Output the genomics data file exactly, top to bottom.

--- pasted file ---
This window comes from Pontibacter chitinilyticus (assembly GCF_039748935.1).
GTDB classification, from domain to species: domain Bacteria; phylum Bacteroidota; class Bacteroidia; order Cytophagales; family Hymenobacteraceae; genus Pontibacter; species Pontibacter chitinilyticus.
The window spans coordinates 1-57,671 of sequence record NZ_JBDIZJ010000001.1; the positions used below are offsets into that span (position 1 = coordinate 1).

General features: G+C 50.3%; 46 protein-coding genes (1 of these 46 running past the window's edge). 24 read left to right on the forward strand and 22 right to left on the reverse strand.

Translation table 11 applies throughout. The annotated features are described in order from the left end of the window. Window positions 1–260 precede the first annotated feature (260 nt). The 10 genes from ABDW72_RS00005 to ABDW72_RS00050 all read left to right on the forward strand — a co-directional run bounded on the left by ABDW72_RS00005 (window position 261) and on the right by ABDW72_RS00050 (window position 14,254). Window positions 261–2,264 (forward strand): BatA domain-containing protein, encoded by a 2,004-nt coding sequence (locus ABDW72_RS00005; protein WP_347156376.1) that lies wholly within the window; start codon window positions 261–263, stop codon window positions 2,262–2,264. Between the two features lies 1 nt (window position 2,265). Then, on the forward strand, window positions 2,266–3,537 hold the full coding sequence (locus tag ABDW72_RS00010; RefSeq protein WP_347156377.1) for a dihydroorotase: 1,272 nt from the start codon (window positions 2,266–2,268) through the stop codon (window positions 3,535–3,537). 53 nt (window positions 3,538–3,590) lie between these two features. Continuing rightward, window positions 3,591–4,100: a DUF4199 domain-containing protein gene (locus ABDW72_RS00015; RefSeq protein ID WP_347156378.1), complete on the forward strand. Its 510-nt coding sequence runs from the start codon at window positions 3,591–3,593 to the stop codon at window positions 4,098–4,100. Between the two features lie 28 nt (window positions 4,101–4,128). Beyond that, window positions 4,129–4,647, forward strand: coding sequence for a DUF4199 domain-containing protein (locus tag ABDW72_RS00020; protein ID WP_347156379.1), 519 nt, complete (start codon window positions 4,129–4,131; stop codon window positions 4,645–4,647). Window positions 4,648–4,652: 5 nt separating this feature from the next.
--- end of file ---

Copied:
This window comes from Pontibacter chitinilyticus (assembly GCF_039748935.1).
GTDB classification, from domain to species: domain Bacteria; phylum Bacteroidota; class Bacteroidia; order Cytophagales; family Hymenobacteraceae; genus Pontibacter; species Pontibacter chitinilyticus.
The window spans coordinates 1-57,671 of sequence record NZ_JBDIZJ010000001.1; the positions used below are offsets into that span (position 1 = coordinate 1).

General features: G+C 50.3%; 46 protein-coding genes (1 of these 46 running past the window's edge). 24 read left to right on the forward strand and 22 right to left on the reverse strand.

Translation table 11 applies throughout. The annotated features are described in order from the left end of the window. Window positions 1–260 precede the first annotated feature (260 nt). The 10 genes from ABDW72_RS00005 to ABDW72_RS00050 all read left to right on the forward strand — a co-directional run bounded on the left by ABDW72_RS00005 (window position 261) and on the right by ABDW72_RS00050 (window position 14,254). Window positions 261–2,264 (forward strand): BatA domain-containing protein, encoded by a 2,004-nt coding sequence (locus ABDW72_RS00005; protein WP_347156376.1) that lies wholly within the window; start codon window positions 261–263, stop codon window positions 2,262–2,264. Between the two features lies 1 nt (window position 2,265). Then, on the forward strand, window positions 2,266–3,537 hold the full coding sequence (locus tag ABDW72_RS00010; RefSeq protein WP_347156377.1) for a dihydroorotase: 1,272 nt from the start codon (window positions 2,266–2,268) through the stop codon (window positions 3,535–3,537). 53 nt (window positions 3,538–3,590) lie between these two features. Continuing rightward, window positions 3,591–4,100: a DUF4199 domain-containing protein gene (locus ABDW72_RS00015; RefSeq protein ID WP_347156378.1), complete on the forward strand. Its 510-nt coding sequence runs from the start codon at window positions 3,591–3,593 to the stop codon at window positions 4,098–4,100. Between the two features lie 28 nt (window positions 4,101–4,128). Beyond that, window positions 4,129–4,647, forward strand: coding sequence for a DUF4199 domain-containing protein (locus tag ABDW72_RS00020; protein ID WP_347156379.1), 519 nt, complete (start codon window positions 4,129–4,131; stop codon window positions 4,645–4,647). Window positions 4,648–4,652: 5 nt separating this feature from the next.